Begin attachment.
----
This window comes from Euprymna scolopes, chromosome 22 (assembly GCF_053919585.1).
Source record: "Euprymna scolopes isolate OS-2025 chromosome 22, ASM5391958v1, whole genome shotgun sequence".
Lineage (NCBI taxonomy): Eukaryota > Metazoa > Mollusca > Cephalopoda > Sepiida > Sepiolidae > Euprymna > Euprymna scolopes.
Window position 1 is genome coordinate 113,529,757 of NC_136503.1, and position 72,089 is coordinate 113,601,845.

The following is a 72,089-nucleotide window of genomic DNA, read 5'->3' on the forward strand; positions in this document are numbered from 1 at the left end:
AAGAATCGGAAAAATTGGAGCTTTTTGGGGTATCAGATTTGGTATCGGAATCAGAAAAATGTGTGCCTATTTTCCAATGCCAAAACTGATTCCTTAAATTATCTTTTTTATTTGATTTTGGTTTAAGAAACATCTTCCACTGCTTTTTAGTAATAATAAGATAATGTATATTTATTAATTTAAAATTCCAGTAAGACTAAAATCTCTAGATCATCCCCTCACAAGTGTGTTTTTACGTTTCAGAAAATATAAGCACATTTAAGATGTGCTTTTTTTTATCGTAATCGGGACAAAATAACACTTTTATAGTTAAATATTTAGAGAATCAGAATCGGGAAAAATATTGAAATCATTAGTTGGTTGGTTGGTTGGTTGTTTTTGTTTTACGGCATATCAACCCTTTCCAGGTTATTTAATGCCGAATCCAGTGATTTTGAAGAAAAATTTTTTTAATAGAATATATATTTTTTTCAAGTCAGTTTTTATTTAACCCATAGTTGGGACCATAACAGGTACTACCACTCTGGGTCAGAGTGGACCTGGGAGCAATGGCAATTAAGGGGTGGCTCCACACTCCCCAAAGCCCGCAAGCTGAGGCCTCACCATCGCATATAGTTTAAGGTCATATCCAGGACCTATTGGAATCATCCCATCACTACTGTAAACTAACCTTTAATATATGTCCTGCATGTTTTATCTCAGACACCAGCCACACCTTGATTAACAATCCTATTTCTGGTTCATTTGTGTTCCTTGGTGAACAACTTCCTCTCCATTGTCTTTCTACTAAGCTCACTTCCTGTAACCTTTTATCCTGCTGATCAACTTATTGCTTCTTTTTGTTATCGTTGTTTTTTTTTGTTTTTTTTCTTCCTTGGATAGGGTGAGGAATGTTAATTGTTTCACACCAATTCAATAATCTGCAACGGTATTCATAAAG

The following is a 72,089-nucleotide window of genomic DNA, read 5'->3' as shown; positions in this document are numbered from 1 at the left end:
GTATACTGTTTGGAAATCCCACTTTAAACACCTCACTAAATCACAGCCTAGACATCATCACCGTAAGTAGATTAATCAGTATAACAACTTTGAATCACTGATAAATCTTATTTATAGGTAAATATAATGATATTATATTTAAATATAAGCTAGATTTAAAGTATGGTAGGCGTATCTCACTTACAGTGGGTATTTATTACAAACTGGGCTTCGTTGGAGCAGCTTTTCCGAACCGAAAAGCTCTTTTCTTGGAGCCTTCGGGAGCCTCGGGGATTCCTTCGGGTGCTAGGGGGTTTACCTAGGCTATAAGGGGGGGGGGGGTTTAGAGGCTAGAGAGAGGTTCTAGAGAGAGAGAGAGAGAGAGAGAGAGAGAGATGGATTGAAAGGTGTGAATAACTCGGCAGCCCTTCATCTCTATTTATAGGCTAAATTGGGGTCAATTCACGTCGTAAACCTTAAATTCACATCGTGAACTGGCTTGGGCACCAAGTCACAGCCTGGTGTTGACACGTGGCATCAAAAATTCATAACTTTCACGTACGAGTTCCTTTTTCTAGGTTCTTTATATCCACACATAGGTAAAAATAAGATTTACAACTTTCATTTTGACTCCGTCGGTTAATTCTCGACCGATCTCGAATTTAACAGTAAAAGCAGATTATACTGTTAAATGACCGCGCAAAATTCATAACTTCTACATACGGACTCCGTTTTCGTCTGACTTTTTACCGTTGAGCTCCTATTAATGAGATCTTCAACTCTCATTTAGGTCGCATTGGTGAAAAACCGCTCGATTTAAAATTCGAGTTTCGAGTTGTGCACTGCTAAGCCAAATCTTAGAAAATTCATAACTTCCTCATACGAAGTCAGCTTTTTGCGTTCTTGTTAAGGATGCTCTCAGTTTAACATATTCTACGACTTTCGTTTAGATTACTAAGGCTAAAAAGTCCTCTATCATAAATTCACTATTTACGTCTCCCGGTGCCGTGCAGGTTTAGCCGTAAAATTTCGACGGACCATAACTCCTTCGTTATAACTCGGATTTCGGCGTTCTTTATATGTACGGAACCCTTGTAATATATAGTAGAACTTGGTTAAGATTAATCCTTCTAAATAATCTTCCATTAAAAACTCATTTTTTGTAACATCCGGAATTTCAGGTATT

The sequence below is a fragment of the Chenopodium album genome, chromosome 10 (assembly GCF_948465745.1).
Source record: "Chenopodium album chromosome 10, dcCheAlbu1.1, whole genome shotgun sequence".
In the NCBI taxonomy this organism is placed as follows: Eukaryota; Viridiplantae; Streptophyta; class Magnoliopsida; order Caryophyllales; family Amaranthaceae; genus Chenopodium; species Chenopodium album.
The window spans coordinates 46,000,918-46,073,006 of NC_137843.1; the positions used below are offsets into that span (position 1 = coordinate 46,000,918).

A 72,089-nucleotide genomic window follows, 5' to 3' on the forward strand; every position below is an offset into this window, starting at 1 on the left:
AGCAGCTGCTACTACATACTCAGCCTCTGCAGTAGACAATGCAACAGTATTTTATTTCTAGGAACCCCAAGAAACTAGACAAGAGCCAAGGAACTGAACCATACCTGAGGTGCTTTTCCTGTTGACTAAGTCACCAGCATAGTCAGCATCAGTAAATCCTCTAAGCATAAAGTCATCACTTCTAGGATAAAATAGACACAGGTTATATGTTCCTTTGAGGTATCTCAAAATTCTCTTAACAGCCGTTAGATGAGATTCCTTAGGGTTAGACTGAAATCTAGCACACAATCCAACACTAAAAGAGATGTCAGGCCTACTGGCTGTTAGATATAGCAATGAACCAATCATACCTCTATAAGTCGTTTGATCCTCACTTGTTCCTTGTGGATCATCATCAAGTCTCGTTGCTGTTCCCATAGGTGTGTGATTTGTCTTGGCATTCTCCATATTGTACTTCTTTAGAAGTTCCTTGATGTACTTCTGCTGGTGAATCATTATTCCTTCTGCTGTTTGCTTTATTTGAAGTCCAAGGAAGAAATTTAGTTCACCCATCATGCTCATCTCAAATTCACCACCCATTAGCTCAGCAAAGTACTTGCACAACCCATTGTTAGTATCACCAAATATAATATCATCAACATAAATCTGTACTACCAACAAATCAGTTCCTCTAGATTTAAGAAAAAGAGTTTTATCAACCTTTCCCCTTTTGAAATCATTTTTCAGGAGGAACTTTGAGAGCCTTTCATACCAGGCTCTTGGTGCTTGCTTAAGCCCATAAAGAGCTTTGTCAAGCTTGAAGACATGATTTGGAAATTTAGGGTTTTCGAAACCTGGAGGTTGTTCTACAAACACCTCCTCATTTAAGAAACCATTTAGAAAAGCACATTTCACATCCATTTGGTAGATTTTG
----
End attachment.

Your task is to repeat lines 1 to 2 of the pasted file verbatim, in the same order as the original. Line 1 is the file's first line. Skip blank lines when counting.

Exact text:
This window comes from Euprymna scolopes, chromosome 22 (assembly GCF_053919585.1).
Source record: "Euprymna scolopes isolate OS-2025 chromosome 22, ASM5391958v1, whole genome shotgun sequence".